Although it was designated a national park just 10 years ago, Cuyahoga Valley National Park in Ohio has been providing an escape from the pressures of urban life for more than a century. The Cuyahoga Valley Scenic Railroad retraced that rich history last month with a variety of daily excursions, including a special series of runs powered by vintage steam locomotives.

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Photos: America's national parks

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  1. Acadia

    Acadia National Park in Maine boasts the highest mountain on the U.S. Atlantic Coast and was the first national park east of the Mississippi River. Visitors beware: temperatures can vary 40 degrees -- from 45 degrees to 85 degrees in the summer and from 30 degrees to 70 degrees in the spring and fall. (Gareth Mccormack / Lonely Planet Images) Back to slideshow navigation
  2. Rocky Mountain

    Bear Lake, with mountainside aspens changing colors in mid-autumn, is one of the popular attractions in Rocky Mountain National Park in Colorado. (Universal Images Group via Getty Images) Back to slideshow navigation
  3. Badlands

    The climate in South Dakota's Badlands National Park is extreme. Temperatures range from minus 40 degrees in the dead of winter to 116 degrees in the height of summer. Visitors are drawn to the park's rugged beauty as well as the area's rich fossil beds. (Mark Newman / Lonely Planet Images) Back to slideshow navigation
  4. Yosemite

    One of the nation's first wilderness parks, Yosemite is known for its waterfalls, scenic valleys, meadows and giant sequoias. (Robert Galbraith / Reuters) Back to slideshow navigation
  5. North Cascades National Park

    The North Cascades National Park complex offers something for everyone: Monstrous peaks, deep valleys, hundreds of glaciers and phenominal waterfalls. The complex includes the park, Ross Lake and Lake Chelan National Recreation Areas. (David Mcnew / Getty Images) Back to slideshow navigation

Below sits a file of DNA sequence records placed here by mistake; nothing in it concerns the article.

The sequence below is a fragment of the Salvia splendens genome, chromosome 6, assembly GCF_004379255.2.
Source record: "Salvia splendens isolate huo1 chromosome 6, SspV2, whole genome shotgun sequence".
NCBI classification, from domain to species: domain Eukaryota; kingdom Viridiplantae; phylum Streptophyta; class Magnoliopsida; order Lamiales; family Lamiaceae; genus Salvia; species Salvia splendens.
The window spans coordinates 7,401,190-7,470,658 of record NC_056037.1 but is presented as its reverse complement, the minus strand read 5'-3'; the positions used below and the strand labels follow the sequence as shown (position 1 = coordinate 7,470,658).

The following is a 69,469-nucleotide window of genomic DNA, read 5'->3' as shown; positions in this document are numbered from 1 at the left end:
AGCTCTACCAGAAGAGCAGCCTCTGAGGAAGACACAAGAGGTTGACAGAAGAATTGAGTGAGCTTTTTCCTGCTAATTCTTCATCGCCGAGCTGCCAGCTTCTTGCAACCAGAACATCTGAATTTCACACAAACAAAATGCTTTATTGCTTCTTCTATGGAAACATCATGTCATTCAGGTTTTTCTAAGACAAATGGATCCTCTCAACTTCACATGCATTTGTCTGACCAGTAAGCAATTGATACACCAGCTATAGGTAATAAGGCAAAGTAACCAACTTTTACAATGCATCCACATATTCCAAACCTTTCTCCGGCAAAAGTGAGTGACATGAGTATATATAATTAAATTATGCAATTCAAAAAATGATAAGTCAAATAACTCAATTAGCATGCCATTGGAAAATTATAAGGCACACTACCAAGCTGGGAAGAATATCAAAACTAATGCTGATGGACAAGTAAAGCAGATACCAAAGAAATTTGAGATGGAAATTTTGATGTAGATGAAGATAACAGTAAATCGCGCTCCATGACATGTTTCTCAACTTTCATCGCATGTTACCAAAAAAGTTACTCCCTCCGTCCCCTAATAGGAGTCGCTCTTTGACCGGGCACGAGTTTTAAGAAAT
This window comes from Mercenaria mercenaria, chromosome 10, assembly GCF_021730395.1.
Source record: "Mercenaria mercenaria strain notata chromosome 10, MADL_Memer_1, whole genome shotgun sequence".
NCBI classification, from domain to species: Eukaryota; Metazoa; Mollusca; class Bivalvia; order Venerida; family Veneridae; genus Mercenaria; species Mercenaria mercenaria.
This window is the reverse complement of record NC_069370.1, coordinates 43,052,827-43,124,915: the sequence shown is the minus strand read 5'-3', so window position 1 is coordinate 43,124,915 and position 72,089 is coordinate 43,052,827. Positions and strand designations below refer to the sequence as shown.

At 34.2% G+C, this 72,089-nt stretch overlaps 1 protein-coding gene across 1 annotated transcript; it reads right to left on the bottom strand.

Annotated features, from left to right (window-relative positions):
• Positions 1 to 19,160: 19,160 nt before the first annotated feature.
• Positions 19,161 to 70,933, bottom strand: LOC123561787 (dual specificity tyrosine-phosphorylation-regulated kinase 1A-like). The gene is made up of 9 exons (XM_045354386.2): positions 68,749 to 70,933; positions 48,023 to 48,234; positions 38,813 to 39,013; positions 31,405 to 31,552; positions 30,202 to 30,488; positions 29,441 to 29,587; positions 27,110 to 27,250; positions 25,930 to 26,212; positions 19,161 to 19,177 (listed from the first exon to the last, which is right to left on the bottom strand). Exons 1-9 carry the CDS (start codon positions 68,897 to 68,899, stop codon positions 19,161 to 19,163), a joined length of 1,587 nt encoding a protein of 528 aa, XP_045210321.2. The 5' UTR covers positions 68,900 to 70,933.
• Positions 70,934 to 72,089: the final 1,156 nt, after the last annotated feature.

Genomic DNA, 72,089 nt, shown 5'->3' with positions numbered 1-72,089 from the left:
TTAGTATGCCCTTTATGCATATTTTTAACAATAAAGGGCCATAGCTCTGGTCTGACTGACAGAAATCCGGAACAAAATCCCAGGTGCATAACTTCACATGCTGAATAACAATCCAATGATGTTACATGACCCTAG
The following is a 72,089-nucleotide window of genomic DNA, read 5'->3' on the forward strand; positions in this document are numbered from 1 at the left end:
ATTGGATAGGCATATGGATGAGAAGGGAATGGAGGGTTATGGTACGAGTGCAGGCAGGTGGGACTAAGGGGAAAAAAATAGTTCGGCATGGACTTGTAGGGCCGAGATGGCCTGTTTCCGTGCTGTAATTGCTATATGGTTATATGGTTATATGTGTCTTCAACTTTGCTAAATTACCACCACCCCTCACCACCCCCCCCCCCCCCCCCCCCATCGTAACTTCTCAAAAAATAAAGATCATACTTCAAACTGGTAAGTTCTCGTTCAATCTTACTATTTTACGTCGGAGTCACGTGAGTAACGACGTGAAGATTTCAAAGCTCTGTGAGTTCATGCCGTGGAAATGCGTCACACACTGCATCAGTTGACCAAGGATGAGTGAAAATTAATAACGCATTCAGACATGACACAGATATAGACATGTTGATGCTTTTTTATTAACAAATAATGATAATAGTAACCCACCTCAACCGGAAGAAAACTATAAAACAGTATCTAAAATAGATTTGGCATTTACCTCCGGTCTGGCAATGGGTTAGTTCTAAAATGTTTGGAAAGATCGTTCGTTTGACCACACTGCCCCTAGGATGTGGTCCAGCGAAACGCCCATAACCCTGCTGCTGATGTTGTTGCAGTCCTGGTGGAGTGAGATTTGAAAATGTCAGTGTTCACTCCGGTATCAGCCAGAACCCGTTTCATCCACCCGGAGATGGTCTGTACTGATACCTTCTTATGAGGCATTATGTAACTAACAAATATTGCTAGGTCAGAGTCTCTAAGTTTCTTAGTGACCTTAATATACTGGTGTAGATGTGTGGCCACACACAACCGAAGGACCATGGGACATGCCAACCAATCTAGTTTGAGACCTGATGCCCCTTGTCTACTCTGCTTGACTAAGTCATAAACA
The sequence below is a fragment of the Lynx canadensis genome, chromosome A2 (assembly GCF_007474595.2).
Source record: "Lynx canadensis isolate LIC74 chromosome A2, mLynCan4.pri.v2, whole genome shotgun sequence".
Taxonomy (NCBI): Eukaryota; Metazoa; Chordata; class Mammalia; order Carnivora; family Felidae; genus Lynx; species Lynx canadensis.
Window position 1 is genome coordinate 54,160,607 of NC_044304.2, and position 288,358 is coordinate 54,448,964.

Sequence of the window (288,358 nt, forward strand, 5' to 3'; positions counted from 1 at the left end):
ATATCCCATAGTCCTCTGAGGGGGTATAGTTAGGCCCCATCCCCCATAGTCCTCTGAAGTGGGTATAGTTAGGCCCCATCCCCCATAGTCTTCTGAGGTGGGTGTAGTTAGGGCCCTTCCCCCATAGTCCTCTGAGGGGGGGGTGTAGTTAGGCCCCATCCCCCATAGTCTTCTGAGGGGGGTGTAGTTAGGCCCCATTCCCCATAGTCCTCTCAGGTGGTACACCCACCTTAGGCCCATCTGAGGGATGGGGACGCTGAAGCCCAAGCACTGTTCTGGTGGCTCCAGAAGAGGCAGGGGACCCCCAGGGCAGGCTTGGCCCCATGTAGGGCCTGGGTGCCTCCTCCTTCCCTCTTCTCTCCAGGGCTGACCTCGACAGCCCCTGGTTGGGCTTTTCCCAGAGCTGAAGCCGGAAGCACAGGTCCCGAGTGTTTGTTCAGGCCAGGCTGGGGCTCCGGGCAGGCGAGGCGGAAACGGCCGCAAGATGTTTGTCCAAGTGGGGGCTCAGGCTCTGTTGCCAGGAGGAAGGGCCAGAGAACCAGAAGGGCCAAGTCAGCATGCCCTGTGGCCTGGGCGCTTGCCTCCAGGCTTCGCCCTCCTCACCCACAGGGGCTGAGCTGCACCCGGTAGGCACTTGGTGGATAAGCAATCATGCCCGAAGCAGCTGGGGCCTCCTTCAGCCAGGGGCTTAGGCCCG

6. Zion

    This spectacular corner of southern Utah is a masterpiece of towering cliffs, deep red canyons, mesas, buttes and massive monoliths. (Mark Ralston / AFP - Getty Images) Back to slideshow navigation
  7. Redwood

    Created in 1968, Redwood National Park is located in Northern California. Today, visitors to the national park can enjoy the massive trees as well as an array of wildlife. (David Gotisha / Back to slideshow navigation
  8. Joshua Tree

    Joshua Tree National Park is located in southeast California. The area was made a national monument in 1936 and a national park in 1994. Outdoor enthusiasts can go hiking, mountain biking and rock climbing. (Gabriel Bouys / AFP - Getty Images) Back to slideshow navigation
  9. Great Smoky Mountains

    Straddling the Tennessee-North Carolina border, Great Smoky Mountains National Park encompasses more than 800 square miles in the southern Appalachian Mountains. Visitors can expect mild winters and hot, humid summers, though temperatures can differ drastically as the park's elevation ranges from 800 feet to more than 6,600 feet. (AP) Back to slideshow navigation
  10. Arches

    More than 2,000 natural sandstone arches, many of them recognizable worldwide, are preserved in Utah's Arches National Park. Temperatures can reach triple digits in the summer and can drop to below freezing in the winter. (AP) Back to slideshow navigation
  11. Grand Teton

    The Snake River flows through Grand Teton National Park, and the jagged Teton Range rises above the sage-covered valley floor. Daytime temperatures during summer months are frequently in the 70s and 80s, and afternoon thunderstorms are common. (Anthony P. Bolante / Reuters) Back to slideshow navigation
  12. Haleakala

    Visitors watch the sun rise at 10,000 feet in Haleakala National Park in Maui, Hawaii. If weather permits, visitors at the top of the mountain can see three other Hawaiian islands. (The Washington Post via Getty Images) Back to slideshow navigation
  13. Grand Canyon

    Grand Canyon National Park is perhaps the most recognizable national park. Nearly 5 million visitors view the mile-deep gorge every year, formed in part by erosion from the Colorado River. The North and South rims are separated by a 10-mile-wide canyon. (Gabriel Bouys / AFP - Getty Images) Back to slideshow navigation
  14. Yellowstone

    Yellowstone National Park, America's first national park, was established in 1872. The park spans parts of Wyoming, Montana and Idaho. Grizzly bears, wolves, bison and elk live in the park. It is well known for Old Faithful and other geothermal features. (Mark Ralston / AFP - Getty Images) Back to slideshow navigation